104 minutes

There has to be something wrong with a film that is literally stolen by a cuddly Jack Russell terrier that speaks in subtitles. Yet that is probably by design rather than by default, since Mike Mills' second feature is a deliberately off-centre attempt at autobiographical therapy. Set in 2003, mr. Mills' amiably emotional film, punctuated by deliberately scrambled chronology and regular pop culture history interludes, has graphic artist Oliver (Ewan McGregor) dealing with the coming out of his 75-year-old widowed father (Christopher Plummer) as gay, and then, three years later, falling in love with a charming French actress (Mélanie Laurent) while still mourning his father's death from cancer.

     What is so good about Beginners is mr. Mills' ease with his actors, and the way he harnesses his deceptively easy-going, shapeless handling to bring to life the small details that turn out to be the key moments of happiness in our own lives. This results in a series of affecting, emotionally spot-on moments as Oliver, perfectly portrayed by mr. McGregor as bewildered and overcome by all that surrounds him, learns to deal with his father's disease and his own failings. The price to pay for that is a general lack of structural focus and an odd, disjointed rhythm, making the film more of a slow-burn series of details accreting on top of each other rather than a cohesive narrative.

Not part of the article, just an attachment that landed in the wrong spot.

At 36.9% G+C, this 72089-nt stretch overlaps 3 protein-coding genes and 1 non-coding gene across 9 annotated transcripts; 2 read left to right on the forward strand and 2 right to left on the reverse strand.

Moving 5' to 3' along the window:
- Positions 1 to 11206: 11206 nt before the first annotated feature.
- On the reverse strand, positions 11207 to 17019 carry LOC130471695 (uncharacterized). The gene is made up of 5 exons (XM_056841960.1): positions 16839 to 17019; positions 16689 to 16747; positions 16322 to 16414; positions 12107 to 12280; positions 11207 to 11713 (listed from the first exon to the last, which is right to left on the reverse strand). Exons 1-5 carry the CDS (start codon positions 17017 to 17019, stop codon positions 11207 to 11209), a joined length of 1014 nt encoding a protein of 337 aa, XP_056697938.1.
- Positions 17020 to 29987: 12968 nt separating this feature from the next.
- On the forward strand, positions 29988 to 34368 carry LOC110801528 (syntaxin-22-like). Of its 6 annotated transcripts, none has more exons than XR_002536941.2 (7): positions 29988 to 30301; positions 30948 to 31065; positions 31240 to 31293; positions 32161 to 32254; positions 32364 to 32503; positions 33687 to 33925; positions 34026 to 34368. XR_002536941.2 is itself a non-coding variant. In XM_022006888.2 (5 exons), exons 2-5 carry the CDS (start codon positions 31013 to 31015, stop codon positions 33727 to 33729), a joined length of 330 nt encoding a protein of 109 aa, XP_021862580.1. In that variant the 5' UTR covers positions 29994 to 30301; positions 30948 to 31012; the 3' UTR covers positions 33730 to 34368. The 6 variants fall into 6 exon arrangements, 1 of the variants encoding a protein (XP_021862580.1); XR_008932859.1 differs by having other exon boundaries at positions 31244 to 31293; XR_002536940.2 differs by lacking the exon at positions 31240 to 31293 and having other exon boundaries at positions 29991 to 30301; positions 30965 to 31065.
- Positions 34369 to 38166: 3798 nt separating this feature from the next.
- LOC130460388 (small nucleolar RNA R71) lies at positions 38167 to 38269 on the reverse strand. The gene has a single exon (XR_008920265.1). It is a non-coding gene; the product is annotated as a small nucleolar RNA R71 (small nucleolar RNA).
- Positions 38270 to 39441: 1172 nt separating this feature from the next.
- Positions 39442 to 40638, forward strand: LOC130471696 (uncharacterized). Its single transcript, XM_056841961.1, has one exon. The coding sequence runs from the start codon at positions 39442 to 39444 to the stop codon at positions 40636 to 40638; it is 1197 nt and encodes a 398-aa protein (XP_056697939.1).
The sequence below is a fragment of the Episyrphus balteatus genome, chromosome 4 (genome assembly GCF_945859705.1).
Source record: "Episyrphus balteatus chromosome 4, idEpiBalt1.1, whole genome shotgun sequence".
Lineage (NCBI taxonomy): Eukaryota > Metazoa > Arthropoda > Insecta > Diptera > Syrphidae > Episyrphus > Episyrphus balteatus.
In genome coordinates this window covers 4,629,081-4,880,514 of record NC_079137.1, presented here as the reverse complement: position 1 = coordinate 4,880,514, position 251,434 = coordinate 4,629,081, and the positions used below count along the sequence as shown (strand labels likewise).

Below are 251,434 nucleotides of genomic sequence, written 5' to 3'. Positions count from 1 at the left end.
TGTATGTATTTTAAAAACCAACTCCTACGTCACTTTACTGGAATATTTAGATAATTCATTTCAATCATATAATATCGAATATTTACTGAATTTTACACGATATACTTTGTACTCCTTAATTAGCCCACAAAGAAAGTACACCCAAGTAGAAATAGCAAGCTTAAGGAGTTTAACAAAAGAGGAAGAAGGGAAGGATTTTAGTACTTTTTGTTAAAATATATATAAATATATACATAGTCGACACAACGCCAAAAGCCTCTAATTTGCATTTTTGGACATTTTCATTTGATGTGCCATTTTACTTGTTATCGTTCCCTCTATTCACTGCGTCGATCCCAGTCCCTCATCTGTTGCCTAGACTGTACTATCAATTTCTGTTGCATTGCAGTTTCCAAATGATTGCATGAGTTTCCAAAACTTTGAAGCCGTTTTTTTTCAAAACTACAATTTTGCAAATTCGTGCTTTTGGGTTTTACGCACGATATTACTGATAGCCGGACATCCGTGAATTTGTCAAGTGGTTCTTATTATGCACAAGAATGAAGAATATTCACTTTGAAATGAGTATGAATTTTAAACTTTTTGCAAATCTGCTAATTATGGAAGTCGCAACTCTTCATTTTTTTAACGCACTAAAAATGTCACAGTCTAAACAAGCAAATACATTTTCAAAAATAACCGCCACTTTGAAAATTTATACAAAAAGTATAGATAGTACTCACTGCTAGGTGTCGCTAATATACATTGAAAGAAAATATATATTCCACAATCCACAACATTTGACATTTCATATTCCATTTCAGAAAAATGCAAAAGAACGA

It should be underlined how personal the film is to its writer/director – the father/son plot is directly based on mr. Mills' real life experiences with his own father, while the love story is entirely fictional. But while it certainly explains how spot-on the film is emotionally, you can't help but wish it could stand up as well narratively, its emotional drive overcoming everything else to exclusion.

Starring Ewan McGregor, Christopher Plummer, Mélanie Laurent; Goran Visnjic, Kai Lennox, Mary Page Keller, Keegan Boos.
     Directed and written by Mike Mills; produced by Leslie Urdang, Dean Vanech, Miranda de Pencier, Jay van Hoy, Lars Knudsen; music by Roger Neill, David Palmer, Brian Reitzell; director of photography (colour by Offhollywood), Kasper Tuxen; production designer, Shane Valentino; costume designer, Jennifer Johnson; film editor, Olivier Bugge Coutte. 
     A Focus Features/Olympus Pictures presentation/production, in association with Parts & Labor. (US distributor, Focus Features. World sales, Focus Features International.) 
     Screened: distributor private screening, Zon Lusomundo Colombo 9 (Lisbon), June 21st 2011. 


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